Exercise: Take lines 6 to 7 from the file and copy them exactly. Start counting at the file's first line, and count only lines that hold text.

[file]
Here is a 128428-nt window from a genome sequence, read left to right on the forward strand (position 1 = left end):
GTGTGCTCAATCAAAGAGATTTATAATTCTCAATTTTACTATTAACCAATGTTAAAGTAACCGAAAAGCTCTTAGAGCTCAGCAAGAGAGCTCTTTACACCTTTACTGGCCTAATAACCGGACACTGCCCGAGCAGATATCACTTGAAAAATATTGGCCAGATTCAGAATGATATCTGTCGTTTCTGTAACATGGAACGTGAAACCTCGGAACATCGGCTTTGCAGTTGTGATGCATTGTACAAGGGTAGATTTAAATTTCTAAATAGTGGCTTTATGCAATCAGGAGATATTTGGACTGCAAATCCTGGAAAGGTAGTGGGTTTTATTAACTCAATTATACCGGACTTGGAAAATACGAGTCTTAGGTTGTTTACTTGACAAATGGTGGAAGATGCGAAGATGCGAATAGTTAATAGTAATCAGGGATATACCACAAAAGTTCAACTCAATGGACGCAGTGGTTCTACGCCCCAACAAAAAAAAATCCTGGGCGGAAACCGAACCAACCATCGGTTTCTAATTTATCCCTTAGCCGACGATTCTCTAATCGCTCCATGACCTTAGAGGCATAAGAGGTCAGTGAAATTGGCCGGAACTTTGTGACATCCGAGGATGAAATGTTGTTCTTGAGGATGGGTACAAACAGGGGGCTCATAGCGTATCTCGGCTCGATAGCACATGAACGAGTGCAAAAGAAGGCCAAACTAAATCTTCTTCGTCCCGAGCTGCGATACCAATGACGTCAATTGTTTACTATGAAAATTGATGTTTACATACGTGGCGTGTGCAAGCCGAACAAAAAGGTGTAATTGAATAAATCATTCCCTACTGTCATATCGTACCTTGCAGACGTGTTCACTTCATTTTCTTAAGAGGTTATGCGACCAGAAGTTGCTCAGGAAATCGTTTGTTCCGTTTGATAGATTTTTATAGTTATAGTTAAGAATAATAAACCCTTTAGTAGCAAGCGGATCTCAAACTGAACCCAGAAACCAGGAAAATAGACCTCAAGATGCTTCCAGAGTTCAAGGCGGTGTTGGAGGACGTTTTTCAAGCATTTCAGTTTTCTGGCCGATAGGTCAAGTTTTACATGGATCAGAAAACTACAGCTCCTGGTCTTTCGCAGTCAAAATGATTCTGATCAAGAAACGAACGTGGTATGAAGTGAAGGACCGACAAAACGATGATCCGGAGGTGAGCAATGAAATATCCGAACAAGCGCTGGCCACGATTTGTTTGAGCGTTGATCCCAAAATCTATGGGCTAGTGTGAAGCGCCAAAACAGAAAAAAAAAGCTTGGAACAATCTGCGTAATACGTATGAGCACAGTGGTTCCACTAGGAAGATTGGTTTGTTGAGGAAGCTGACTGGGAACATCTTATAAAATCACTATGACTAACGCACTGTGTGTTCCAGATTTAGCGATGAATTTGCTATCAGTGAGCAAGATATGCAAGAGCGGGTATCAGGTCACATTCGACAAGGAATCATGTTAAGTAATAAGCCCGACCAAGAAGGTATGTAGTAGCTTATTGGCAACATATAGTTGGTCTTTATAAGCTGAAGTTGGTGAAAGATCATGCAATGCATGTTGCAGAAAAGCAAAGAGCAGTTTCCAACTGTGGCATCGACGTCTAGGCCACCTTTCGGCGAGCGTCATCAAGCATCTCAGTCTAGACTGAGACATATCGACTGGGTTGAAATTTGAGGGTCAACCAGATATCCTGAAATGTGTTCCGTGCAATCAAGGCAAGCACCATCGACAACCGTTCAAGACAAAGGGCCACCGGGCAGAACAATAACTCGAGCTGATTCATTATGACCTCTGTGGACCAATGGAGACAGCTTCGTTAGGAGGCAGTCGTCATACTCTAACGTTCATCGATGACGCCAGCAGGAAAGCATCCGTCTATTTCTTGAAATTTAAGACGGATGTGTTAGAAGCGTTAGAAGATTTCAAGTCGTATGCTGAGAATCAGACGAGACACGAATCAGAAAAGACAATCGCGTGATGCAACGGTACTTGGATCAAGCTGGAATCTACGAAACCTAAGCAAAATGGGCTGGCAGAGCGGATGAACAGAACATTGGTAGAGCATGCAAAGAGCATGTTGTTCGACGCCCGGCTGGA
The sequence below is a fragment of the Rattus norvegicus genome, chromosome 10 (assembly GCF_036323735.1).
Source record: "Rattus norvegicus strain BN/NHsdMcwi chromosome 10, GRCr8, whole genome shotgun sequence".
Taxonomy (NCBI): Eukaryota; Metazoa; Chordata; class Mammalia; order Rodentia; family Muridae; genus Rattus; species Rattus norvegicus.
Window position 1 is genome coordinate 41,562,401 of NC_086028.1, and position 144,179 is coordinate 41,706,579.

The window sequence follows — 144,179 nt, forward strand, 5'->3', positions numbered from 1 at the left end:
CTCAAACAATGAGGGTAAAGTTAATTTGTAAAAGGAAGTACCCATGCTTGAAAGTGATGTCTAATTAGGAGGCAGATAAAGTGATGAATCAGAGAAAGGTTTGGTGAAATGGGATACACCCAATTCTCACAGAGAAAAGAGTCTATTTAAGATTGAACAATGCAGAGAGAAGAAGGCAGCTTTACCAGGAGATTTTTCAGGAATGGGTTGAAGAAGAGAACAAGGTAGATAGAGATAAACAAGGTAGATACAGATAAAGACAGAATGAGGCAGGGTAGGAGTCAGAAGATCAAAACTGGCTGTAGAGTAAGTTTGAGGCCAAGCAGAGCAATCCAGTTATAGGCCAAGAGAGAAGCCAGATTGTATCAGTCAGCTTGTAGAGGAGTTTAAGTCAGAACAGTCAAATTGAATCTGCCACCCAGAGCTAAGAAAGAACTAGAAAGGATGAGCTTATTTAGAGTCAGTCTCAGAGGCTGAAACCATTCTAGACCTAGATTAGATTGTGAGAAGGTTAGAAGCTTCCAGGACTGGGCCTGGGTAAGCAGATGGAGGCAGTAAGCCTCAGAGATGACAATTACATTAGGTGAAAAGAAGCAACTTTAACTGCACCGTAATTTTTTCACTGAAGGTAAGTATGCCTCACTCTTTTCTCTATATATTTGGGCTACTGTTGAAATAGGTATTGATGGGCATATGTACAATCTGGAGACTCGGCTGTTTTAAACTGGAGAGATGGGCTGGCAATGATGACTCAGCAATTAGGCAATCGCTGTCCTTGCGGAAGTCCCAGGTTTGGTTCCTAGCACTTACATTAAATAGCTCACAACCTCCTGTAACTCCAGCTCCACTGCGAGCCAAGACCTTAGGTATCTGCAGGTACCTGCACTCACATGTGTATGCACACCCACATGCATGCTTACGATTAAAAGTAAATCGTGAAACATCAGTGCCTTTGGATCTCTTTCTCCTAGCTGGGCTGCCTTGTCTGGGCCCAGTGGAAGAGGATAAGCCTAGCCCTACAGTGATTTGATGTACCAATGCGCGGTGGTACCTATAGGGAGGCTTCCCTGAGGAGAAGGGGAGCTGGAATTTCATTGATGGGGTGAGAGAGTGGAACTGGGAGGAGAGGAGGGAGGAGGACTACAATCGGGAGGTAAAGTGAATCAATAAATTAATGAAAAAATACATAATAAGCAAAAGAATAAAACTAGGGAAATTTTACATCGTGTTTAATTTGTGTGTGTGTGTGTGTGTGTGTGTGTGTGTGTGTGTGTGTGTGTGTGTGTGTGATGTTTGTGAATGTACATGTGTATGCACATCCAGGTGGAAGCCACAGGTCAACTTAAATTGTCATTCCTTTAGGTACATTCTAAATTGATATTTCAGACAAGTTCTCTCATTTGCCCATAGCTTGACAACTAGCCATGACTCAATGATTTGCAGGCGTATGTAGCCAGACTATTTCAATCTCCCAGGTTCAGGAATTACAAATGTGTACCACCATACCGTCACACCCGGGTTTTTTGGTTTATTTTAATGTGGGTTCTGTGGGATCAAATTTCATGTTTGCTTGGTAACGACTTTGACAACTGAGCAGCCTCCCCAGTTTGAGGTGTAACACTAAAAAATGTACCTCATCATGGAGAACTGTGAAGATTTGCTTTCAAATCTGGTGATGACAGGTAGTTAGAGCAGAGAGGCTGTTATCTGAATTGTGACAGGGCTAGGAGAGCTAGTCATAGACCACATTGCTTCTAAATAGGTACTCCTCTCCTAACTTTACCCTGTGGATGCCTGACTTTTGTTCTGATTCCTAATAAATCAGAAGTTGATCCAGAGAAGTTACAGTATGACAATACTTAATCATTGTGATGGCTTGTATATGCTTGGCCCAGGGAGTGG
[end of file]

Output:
Window position 1 is genome coordinate 41,562,401 of NC_086028.1, and position 144,179 is coordinate 41,706,579.

The window sequence follows — 144,179 nt, forward strand, 5'->3', positions numbered from 1 at the left end: